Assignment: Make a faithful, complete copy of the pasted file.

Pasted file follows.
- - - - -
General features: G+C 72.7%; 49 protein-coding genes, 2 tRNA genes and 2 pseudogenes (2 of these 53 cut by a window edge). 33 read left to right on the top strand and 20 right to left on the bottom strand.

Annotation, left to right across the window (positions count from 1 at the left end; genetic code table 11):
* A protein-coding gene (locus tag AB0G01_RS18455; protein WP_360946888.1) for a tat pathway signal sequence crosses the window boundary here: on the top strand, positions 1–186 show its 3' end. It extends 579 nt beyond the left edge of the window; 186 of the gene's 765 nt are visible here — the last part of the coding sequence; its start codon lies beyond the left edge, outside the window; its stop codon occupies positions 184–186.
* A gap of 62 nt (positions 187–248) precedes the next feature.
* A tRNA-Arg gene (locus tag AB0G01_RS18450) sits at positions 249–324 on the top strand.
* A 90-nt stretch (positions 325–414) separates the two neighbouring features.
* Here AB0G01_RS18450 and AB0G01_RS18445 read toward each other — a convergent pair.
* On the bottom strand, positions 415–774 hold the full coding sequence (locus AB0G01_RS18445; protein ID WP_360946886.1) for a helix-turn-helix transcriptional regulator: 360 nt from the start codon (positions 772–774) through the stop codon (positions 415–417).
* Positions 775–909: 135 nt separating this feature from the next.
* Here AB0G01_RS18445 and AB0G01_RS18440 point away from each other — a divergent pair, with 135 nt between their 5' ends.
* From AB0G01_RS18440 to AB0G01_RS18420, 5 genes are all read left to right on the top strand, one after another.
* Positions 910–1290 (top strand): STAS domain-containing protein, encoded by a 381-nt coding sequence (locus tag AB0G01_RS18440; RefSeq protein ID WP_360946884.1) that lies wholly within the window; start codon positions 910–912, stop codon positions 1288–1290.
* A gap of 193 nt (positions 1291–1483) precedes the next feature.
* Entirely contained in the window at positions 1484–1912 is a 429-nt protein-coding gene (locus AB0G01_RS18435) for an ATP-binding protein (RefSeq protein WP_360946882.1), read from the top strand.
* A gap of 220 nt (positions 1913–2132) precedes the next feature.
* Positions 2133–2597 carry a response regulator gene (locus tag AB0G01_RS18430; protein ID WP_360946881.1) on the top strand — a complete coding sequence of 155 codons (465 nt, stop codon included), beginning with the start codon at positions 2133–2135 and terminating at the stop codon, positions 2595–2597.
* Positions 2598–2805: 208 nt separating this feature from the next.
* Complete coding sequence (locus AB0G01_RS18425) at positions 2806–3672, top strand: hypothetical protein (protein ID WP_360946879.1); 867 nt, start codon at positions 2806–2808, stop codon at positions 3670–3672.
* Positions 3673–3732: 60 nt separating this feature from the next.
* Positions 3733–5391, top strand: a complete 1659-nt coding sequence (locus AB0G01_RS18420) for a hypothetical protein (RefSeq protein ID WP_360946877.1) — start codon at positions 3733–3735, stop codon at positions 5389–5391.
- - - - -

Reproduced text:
General features: G+C 72.7%; 49 protein-coding genes, 2 tRNA genes and 2 pseudogenes (2 of these 53 cut by a window edge). 33 read left to right on the top strand and 20 right to left on the bottom strand.

Annotation, left to right across the window (positions count from 1 at the left end; genetic code table 11):
* A protein-coding gene (locus tag AB0G01_RS18455; protein WP_360946888.1) for a tat pathway signal sequence crosses the window boundary here: on the top strand, positions 1–186 show its 3' end. It extends 579 nt beyond the left edge of the window; 186 of the gene's 765 nt are visible here — the last part of the coding sequence; its start codon lies beyond the left edge, outside the window; its stop codon occupies positions 184–186.
* A gap of 62 nt (positions 187–248) precedes the next feature.
* A tRNA-Arg gene (locus tag AB0G01_RS18450) sits at positions 249–324 on the top strand.
* A 90-nt stretch (positions 325–414) separates the two neighbouring features.
* Here AB0G01_RS18450 and AB0G01_RS18445 read toward each other — a convergent pair.
* On the bottom strand, positions 415–774 hold the full coding sequence (locus AB0G01_RS18445; protein ID WP_360946886.1) for a helix-turn-helix transcriptional regulator: 360 nt from the start codon (positions 772–774) through the stop codon (positions 415–417).
* Positions 775–909: 135 nt separating this feature from the next.
* Here AB0G01_RS18445 and AB0G01_RS18440 point away from each other — a divergent pair, with 135 nt between their 5' ends.
* From AB0G01_RS18440 to AB0G01_RS18420, 5 genes are all read left to right on the top strand, one after another.
* Positions 910–1290 (top strand): STAS domain-containing protein, encoded by a 381-nt coding sequence (locus tag AB0G01_RS18440; RefSeq protein ID WP_360946884.1) that lies wholly within the window; start codon positions 910–912, stop codon positions 1288–1290.
* A gap of 193 nt (positions 1291–1483) precedes the next feature.
* Entirely contained in the window at positions 1484–1912 is a 429-nt protein-coding gene (locus AB0G01_RS18435) for an ATP-binding protein (RefSeq protein WP_360946882.1), read from the top strand.
* A gap of 220 nt (positions 1913–2132) precedes the next feature.
* Positions 2133–2597 carry a response regulator gene (locus tag AB0G01_RS18430; protein ID WP_360946881.1) on the top strand — a complete coding sequence of 155 codons (465 nt, stop codon included), beginning with the start codon at positions 2133–2135 and terminating at the stop codon, positions 2595–2597.
* Positions 2598–2805: 208 nt separating this feature from the next.
* Complete coding sequence (locus AB0G01_RS18425) at positions 2806–3672, top strand: hypothetical protein (protein ID WP_360946879.1); 867 nt, start codon at positions 2806–2808, stop codon at positions 3670–3672.
* Positions 3673–3732: 60 nt separating this feature from the next.
* Positions 3733–5391, top strand: a complete 1659-nt coding sequence (locus AB0G01_RS18420) for a hypothetical protein (RefSeq protein ID WP_360946877.1) — start codon at positions 3733–3735, stop codon at positions 5389–5391.